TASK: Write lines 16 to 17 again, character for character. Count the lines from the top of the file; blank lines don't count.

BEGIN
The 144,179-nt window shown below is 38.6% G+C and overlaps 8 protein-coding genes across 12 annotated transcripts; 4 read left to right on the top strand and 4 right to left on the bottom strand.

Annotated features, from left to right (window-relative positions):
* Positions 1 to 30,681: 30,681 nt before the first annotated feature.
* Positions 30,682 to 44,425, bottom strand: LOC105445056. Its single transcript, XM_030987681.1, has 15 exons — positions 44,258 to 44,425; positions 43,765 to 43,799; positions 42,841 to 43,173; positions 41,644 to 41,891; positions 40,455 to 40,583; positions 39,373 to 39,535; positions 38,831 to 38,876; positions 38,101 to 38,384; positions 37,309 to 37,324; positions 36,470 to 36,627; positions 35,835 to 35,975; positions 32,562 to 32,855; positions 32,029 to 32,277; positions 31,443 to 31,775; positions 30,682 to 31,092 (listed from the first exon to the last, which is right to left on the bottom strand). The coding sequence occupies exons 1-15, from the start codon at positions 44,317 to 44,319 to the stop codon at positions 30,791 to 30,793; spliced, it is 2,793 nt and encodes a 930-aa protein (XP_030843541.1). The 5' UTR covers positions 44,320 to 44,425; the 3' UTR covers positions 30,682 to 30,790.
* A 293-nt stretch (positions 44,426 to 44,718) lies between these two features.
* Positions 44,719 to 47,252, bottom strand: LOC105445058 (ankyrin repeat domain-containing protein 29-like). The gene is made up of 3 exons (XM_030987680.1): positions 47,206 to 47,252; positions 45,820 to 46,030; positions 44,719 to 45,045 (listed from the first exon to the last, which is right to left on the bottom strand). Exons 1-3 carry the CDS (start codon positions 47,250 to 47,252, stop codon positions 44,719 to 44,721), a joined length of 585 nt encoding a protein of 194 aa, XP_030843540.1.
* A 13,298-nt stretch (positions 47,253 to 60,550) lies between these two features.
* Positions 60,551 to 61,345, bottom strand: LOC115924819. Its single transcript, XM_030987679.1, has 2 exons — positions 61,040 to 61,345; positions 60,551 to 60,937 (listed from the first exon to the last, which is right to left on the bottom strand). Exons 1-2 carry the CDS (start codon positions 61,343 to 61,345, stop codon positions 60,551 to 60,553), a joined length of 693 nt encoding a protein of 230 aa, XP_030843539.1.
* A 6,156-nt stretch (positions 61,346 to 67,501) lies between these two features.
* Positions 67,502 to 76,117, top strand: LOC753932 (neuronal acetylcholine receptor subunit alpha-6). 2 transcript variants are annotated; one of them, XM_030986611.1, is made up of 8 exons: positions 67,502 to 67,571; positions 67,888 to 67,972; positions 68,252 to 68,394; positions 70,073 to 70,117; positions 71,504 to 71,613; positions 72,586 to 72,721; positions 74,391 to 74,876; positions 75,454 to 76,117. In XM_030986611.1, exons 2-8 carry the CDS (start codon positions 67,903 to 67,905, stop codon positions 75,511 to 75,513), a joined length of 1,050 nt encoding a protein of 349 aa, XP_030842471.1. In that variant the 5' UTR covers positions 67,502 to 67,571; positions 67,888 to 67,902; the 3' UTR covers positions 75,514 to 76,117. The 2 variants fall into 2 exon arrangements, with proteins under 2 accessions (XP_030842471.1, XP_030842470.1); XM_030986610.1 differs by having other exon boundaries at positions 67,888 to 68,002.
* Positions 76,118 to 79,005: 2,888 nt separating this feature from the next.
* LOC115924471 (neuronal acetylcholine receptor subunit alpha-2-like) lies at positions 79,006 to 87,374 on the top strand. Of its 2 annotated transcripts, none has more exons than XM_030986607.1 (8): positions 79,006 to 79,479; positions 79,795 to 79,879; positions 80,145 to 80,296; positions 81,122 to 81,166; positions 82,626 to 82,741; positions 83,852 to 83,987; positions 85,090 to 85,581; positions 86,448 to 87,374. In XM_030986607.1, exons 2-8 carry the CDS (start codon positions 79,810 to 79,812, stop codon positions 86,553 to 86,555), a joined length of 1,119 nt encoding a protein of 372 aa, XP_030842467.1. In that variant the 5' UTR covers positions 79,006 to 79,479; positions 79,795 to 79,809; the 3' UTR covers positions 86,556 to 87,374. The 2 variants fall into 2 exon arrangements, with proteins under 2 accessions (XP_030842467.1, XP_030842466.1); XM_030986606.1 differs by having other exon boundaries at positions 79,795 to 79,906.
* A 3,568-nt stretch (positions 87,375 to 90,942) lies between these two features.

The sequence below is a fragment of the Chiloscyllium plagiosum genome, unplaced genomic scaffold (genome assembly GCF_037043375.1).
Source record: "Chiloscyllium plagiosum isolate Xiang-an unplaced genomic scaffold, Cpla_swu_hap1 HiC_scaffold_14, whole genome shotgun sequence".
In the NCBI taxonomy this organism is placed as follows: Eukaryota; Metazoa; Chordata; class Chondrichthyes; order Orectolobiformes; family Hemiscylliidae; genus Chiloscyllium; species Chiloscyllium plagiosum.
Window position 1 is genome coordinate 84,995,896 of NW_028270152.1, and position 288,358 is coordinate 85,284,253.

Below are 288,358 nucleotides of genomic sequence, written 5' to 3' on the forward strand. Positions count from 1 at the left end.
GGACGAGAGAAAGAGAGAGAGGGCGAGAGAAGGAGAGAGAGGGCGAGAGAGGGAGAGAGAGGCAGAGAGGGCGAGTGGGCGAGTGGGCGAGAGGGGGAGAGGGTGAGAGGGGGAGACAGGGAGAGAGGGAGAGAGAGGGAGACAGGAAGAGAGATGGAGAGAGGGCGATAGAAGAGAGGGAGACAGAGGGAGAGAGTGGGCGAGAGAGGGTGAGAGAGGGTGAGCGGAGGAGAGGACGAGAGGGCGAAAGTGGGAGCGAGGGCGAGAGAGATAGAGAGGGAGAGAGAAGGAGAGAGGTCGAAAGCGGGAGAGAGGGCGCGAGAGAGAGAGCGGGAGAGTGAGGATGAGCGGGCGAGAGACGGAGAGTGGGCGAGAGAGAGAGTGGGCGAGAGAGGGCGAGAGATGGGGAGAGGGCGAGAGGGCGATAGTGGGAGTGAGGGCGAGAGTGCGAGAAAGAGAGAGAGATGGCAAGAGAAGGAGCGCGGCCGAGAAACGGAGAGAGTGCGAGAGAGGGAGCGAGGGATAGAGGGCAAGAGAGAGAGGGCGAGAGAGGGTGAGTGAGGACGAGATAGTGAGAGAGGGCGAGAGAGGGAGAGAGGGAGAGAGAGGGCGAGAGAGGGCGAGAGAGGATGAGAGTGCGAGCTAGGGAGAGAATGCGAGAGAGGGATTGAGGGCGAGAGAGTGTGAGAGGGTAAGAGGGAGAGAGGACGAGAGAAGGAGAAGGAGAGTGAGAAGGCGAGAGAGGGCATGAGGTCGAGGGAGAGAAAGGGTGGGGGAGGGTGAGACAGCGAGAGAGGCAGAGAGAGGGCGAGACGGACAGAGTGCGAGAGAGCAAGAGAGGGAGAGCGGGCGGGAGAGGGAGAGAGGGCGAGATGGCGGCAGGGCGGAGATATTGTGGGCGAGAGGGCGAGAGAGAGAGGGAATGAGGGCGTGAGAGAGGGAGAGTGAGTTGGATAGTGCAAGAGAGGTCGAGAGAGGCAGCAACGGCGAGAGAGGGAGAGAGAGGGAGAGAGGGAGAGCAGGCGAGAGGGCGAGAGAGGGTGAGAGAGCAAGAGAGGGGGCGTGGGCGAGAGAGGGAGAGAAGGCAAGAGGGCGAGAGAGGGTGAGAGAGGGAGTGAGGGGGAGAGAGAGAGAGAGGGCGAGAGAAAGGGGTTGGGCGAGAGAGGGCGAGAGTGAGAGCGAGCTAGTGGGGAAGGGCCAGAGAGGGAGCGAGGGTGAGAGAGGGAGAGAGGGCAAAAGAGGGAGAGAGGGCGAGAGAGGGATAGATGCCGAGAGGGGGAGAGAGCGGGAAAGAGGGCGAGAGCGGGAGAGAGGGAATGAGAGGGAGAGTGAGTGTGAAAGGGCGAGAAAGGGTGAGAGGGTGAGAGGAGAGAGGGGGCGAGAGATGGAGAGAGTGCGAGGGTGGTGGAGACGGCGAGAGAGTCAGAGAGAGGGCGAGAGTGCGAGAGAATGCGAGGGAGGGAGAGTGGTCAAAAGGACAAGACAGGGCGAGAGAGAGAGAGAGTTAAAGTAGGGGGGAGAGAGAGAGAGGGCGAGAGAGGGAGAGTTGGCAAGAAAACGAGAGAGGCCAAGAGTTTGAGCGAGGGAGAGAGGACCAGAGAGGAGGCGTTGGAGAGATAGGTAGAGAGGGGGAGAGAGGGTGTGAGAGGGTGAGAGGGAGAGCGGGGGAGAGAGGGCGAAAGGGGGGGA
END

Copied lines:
In the NCBI taxonomy this organism is placed as follows: Eukaryota; Metazoa; Chordata; class Chondrichthyes; order Orectolobiformes; family Hemiscylliidae; genus Chiloscyllium; species Chiloscyllium plagiosum.
Window position 1 is genome coordinate 84,995,896 of NW_028270152.1, and position 288,358 is coordinate 85,284,253.